A Constellation of Vital Phenomena: A Novel - Anthony Marra

When my wife finished reading this last week she told me that 5 stars wasn't enough. I wish I could say that I grabbed the still-warm kindle from her hands and started to read, but that would be a lie. What I did was stallI, thinking to myself that her enthusiasm might lead to some unpleasantness if I wasn't equally enthralled. She patiently waited for me to finish reading MaddAddam, to transfer some reviews to BookLikes, to rescue the plants from encroaching Winter, and to change the cat litter more than once, before she gently urged me to get on with it. Kudos to her, because this deserves to be the literary event of 2013.

Americans have never paid much attention to foreign wars, even those we've started. The news feeds about the Chechen struggle for independence rarely penetrated our consciousness, especially after 9/11. Truthfully, I thought this was about Croatia. (Note to self: Be a better listener.) After three spellbound days of reading, I now know something about the two wars that tore through this region after the collapse of the Soviet Union. This debut novel is set in a small village near a small city in the ruined Republic of Chechnya in 2004. Anyone who had the chance fled long ago; those who remained were keeping their sanity by measuring what they'd lost: especially the luxury of taking anything - or anyone- for granted. In the span of five days we meet ordinary people who share the misfortune of living in extraordinary times. One character is actively engaged with the military-as an informer- yet the others: his heartbroken father, two reluctant doctors and a war orphan, suffer the consequences of his treachery.

I think Suzanne's review does an excellent job of capturing the magic of Marra's accomplishment, so without further ado:

Suzanne's review 
5 of 5 stars
Read from September 30 to October 04, 2013

This novel deserves at least 6 or 7 stars out of 5. I can't stop thinking about the horrors of Chechnya, a country that I probably would have a hard time finding on a map. The characters, all built of their country's strife are also in some way torn apart by it. This new author, Anthony Marra, creates new and vivid images which help us see, hear, feel, taste and smell: love, fear, desperation, guilt and just about every emotion his finely drawn family of characters have. For example:

"She drifted, a kelp rope on the tide that washed away her country, family and future."

"The rind of buffer states diminished as republics peeled away."

"You will survive, she told herself. You will turn the holes in your life into storage space.
For months they'd run their fingers around the hem of their affection without once acknowledging the fabric. The circumference of the world tightened to what their arms encompassed."


Haava, the youngest character, is introduced to the reader on the first page. She is precocious, adored and the nexus of much of this saga. Each of the other characters have a significant role in the next few days of her life, it is amazing how Marra is able to seamlessly create a collage of these characters' lives, loves, foibles, self destructive qualities and the effects of, living in a country which is ravaged by desperation and cruelty. The refugees who pass through their small town, the townspeople who are "disappeared " are not lost because they are carefully jig sawed into this masterpiece .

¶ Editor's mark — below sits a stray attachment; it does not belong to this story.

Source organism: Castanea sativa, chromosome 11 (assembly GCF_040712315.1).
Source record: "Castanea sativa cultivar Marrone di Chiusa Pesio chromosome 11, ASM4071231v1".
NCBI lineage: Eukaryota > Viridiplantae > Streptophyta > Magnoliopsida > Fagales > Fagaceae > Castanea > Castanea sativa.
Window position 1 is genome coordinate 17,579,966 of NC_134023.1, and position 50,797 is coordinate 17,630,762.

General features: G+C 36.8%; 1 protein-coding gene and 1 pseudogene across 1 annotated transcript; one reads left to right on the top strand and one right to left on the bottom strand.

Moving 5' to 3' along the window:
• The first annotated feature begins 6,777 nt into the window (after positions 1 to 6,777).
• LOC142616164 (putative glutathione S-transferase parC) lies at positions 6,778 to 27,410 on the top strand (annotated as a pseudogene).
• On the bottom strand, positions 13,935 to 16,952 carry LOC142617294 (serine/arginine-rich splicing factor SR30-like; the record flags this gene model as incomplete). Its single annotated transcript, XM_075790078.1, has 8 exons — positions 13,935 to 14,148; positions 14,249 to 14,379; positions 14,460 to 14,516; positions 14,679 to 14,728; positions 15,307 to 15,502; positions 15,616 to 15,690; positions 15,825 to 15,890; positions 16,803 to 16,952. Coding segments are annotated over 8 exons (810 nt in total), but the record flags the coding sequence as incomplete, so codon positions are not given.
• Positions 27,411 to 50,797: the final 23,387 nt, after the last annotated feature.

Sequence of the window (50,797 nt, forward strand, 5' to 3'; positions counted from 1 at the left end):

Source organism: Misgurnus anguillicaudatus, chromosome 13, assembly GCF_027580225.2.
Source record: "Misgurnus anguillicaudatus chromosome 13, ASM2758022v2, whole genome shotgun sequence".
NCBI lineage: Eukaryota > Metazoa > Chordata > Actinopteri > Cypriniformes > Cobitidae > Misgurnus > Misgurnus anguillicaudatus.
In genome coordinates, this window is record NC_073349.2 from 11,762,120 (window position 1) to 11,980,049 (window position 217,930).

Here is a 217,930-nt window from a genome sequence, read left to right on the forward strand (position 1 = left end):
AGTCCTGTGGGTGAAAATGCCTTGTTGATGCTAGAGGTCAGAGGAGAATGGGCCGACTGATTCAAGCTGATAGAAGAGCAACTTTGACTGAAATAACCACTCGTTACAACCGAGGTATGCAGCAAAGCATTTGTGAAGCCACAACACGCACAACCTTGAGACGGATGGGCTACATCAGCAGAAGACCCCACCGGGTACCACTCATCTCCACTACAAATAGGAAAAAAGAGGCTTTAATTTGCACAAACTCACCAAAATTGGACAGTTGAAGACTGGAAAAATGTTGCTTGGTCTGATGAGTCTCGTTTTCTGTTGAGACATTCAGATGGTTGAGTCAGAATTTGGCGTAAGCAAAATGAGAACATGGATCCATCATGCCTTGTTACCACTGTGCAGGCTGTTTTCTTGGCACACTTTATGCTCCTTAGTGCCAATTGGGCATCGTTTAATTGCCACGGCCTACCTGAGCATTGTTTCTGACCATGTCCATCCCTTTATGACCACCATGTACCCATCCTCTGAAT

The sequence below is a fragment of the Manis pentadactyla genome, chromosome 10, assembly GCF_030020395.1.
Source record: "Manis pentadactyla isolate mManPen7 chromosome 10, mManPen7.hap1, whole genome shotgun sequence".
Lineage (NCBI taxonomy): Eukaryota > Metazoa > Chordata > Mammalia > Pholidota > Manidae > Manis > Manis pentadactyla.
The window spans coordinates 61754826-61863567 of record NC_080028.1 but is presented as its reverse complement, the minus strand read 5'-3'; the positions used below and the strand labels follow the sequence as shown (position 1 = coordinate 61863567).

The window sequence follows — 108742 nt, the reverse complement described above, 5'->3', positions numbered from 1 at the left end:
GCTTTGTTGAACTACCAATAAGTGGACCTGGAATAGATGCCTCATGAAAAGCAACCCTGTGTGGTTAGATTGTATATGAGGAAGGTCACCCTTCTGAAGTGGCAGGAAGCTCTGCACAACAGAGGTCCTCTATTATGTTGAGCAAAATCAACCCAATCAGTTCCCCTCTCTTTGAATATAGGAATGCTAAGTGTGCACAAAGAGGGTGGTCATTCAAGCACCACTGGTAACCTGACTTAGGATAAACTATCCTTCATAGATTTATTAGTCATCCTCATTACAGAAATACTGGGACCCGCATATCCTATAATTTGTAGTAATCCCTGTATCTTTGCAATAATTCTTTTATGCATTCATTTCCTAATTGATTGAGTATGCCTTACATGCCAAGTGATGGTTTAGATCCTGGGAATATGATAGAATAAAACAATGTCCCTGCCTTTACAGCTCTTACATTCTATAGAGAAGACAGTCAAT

As I think about the war crimes described in detail, I like to think that this happened over there, in the middle of nowhere, by starving peasants. The problem is that it is happening in the Middle East and Africa. Some of the Americans were involved in it in Abu Grave with the knowledge and permission of at least some senior officers and some of the American statesmen. On our soil, 2 very bright, alienated teens in Colorado set traps and picked off as many of their peers as they could before killing themselves. How many times do we read about young men gang raping girls or maliciously attacking a suspected gay person merely because they can. Happily lynchings are now few and far between. But we certainly have the same DNA as the Chechnian rebels and Feds. When we are hungry, hopeless, unloved, drunk or drunk with power, we destroy ourselves by destroying others.

Marra also writes about love, familial love, fraternal love and romantic love. The love that these characters feel keep their deceased siblings, parents, lovers and friends alive. It made me think of my brother, parents, aunts and uncles, and friends who I carry around with me. Death doesn't really take them away , just moves them to another place.

Two of the characters are artists. Their pictures also resurrect that which has been destroyed. Two of the characters are doctors who try preserve life too. One of the most important characters is a historian , again trying record for future generations what has passed. The saddest character is the informer who has given up his neighbors, friends and his self respect after the rebels have taken away his manhood, his chance for posterity.

I can't think of a more important or more satisfying book. Don't leave this on your To Read List.